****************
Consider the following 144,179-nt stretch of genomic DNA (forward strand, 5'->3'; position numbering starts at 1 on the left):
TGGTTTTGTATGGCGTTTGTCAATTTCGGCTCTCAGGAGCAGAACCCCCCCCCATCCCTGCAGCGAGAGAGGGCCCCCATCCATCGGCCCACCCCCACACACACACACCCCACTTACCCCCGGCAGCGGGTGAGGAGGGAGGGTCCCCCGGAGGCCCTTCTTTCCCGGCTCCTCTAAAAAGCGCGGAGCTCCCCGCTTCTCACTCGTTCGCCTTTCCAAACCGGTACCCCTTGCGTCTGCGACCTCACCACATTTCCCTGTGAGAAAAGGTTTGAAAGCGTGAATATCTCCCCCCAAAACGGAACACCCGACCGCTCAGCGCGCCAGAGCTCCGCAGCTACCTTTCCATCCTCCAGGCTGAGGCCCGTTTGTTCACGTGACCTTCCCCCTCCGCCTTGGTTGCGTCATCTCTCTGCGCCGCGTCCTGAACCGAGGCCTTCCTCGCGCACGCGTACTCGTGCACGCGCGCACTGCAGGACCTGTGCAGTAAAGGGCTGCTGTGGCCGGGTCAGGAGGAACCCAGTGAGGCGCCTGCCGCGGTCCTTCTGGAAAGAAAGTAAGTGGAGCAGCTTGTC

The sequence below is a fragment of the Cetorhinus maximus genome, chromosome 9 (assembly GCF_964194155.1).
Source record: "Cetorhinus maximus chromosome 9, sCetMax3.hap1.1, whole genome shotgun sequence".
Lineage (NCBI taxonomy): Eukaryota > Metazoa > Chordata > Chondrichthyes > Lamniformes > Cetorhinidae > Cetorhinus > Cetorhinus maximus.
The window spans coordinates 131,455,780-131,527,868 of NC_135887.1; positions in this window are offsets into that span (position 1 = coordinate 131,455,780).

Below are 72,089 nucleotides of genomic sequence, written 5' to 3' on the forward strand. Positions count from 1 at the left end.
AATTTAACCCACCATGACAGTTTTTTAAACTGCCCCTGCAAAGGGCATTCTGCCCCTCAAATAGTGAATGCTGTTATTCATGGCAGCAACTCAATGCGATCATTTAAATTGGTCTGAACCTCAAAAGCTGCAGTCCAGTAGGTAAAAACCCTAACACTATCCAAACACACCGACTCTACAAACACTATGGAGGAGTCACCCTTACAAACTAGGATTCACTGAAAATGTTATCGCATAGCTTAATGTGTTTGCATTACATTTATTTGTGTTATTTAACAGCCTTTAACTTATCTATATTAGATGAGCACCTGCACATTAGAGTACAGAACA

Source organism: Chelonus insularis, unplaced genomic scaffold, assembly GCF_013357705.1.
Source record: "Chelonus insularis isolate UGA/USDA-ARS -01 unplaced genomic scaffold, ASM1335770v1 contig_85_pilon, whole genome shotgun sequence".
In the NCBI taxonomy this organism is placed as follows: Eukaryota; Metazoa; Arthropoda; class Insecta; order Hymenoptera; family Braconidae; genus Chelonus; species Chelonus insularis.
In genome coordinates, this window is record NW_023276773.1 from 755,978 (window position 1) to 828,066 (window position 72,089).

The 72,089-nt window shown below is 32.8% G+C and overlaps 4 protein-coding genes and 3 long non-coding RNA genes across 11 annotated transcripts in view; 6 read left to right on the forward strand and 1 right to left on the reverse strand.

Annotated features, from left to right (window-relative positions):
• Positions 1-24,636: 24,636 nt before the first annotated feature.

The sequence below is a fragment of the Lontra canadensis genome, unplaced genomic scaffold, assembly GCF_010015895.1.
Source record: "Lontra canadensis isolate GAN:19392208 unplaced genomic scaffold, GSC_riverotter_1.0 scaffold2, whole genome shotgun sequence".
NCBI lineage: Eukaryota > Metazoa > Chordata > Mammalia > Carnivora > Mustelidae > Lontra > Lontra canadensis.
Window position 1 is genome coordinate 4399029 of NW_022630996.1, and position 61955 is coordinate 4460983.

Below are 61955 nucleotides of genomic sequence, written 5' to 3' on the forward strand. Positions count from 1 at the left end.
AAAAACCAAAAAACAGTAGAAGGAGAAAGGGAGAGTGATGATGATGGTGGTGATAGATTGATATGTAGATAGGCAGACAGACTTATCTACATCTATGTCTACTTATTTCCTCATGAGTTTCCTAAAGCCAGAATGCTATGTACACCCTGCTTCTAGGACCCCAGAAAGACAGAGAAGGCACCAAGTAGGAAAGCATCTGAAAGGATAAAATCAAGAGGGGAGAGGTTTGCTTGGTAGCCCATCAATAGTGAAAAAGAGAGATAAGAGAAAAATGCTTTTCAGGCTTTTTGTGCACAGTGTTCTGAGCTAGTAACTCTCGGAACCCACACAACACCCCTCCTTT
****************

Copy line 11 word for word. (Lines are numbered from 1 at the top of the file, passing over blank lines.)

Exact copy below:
In the NCBI taxonomy this organism is placed as follows: Eukaryota; Metazoa; Arthropoda; class Insecta; order Hymenoptera; family Braconidae; genus Chelonus; species Chelonus insularis.